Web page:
People accused as a part of the “Bolotnaya square” case were arrested and await of the harsh sentences for real or alleged attempts to hit policemen, or at least trying to get out of their grasp. Moreover, no policeman or silovik has been punished for the violence towards the journalists, even though a year ago “obstructing the professional activities of journalists and applying force against them” has been transferred into the category of serious crimes (Article 144 p . 3 of the Criminal Code).

Those people who impose sentences have their own, invisible to other, scale in which some misdemeanors become unforgivable crime, and other much more severe crimes are treated as harmless and even encouraged prank. Although, as Putin correctly noted, the attack on the journalist is not only an attack against the person, but an anti-social crime depriving society of “its right to information.”

In relation to recent events, the Presidential Council on Human Rights (CHR) is about to have a special meeting on the safety of journalists. Among invitees are the heads of almost all law enforcement agencies, and at least one of them, Interior Minister Kolokoltsev, who “does not exclude” the possibility of his attendance.

The urgency of the matter, as well as the organizers’ good intentions are obvious. But more complications emerge when generating ideas on how to fix the problem.  The usual suggestion of “legislation improvement” for these kinds of cases clearly will not help.

From a formal point of view, Russian law already protects journalists’ professional activities so well that any further improvement of the law is not appropriate.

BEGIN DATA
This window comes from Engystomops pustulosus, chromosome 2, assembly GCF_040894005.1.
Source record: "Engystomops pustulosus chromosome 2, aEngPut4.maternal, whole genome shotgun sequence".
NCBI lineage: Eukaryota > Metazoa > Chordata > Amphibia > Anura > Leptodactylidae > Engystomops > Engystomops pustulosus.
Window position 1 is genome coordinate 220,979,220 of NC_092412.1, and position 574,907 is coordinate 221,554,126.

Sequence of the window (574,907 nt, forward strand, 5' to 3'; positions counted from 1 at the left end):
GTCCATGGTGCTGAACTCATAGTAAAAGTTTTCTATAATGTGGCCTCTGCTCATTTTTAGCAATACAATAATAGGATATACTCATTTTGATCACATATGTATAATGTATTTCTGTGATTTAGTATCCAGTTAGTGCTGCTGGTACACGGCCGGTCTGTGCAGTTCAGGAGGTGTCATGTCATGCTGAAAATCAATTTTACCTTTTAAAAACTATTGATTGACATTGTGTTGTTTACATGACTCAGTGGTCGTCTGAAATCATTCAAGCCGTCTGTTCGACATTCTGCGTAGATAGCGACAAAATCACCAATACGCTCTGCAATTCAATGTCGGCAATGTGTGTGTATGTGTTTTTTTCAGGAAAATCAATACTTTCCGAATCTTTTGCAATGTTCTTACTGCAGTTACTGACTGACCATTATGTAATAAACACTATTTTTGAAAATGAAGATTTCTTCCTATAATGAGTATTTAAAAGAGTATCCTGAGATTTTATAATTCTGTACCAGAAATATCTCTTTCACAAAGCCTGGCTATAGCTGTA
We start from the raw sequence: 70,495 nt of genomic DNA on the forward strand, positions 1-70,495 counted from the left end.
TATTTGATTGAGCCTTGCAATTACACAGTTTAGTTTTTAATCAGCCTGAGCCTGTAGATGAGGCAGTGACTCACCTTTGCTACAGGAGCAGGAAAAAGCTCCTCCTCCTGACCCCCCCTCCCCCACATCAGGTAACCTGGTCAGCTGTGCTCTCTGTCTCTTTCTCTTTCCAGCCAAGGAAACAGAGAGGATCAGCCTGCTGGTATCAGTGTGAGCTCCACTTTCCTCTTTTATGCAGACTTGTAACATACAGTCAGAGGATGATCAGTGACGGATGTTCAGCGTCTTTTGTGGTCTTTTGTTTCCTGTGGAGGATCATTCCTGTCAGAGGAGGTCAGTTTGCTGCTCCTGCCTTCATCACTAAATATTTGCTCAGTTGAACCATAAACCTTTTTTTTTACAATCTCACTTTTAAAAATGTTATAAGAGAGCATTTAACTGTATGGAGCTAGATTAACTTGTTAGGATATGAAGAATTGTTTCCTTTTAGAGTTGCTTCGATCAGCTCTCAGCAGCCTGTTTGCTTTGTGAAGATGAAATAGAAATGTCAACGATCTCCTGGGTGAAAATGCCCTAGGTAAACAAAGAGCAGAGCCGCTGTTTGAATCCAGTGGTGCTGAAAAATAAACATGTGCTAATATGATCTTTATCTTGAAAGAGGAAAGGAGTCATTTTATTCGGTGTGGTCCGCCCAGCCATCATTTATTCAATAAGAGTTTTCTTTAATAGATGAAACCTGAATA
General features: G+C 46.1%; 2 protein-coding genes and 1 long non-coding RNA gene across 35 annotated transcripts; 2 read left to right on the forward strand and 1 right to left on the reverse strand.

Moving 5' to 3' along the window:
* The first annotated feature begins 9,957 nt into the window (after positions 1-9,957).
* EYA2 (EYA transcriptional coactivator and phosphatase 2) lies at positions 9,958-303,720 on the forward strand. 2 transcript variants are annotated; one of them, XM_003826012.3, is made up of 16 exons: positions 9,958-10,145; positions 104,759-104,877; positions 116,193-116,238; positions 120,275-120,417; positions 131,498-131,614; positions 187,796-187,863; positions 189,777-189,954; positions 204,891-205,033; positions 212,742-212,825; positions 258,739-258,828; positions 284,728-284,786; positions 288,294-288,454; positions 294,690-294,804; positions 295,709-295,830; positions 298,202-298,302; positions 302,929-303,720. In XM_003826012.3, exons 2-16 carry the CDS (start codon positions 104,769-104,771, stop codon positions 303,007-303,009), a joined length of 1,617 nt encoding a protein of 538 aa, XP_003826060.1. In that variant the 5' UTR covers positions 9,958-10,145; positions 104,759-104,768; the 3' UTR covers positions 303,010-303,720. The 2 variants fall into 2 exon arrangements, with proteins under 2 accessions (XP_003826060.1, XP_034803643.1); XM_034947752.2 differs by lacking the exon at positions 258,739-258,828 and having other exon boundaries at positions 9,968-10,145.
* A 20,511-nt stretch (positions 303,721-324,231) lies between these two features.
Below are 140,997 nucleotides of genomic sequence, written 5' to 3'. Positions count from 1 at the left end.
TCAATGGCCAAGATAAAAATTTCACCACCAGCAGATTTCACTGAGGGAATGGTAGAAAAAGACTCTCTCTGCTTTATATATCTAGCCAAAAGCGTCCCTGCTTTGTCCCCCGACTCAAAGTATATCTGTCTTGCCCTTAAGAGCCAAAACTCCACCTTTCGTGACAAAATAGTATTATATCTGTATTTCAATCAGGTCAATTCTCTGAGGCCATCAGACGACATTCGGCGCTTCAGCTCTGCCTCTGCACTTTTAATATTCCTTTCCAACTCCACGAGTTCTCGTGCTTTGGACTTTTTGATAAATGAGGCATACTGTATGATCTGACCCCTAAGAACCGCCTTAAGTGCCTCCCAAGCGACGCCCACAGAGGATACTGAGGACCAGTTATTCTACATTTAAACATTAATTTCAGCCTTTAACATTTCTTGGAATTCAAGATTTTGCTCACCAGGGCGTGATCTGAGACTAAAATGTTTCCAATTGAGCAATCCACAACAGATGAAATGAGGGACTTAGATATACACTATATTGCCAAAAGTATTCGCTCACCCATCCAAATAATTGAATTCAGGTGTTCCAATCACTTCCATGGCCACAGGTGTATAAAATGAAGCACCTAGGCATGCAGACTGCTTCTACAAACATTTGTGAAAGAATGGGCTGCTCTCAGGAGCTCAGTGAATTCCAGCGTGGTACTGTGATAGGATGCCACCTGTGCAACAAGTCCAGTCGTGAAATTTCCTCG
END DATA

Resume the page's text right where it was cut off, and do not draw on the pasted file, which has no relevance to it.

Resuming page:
So, there are informal methods. The head of the CHR Working Group on Freedom of Information Elena Masuk hopes that the outcome of the meeting will be an agreement between the Ministry of Interior and the HRC, with Mikhail Fedotov adding that it will be an agreement on information cooperation.

What other cooperation could be between two different, but equally formal structures – large security agency and small advisory body working under the president? After all, they are not authorized to order each other. Both are subject to the President.

It is unlikely that the Ministry of Interior or the Investigative Committee, can get any information from the HRC that they do not know. Rather, it will be a reminder of the already known. For example, the fact that such a journalist was illegally arrested or beaten, and that the guilty officials should be punished for it. How would law enforcement agencies react to this advice? Perhaps, following the unwritten rules, the agency will start from the fact that so far the president ignored all the recommendation of his Human Rights Council.

It is clear that no one can guarantee absolute safety to anyone. Not to mention that a collision with some risk is an inevitable part of the journalists’ work in all countries.

But real journalism is not only a well-performed job. It is also a public service. And the service works, if it is in demand. Thus, only society can provide real support and protection for journalists.

The authorities will not be bothered over the safety of people who portray in an unflattering light. But if society really wants to provide a check on the state machine, then it needs to ensure the opportunity for journalists to do normal professional work.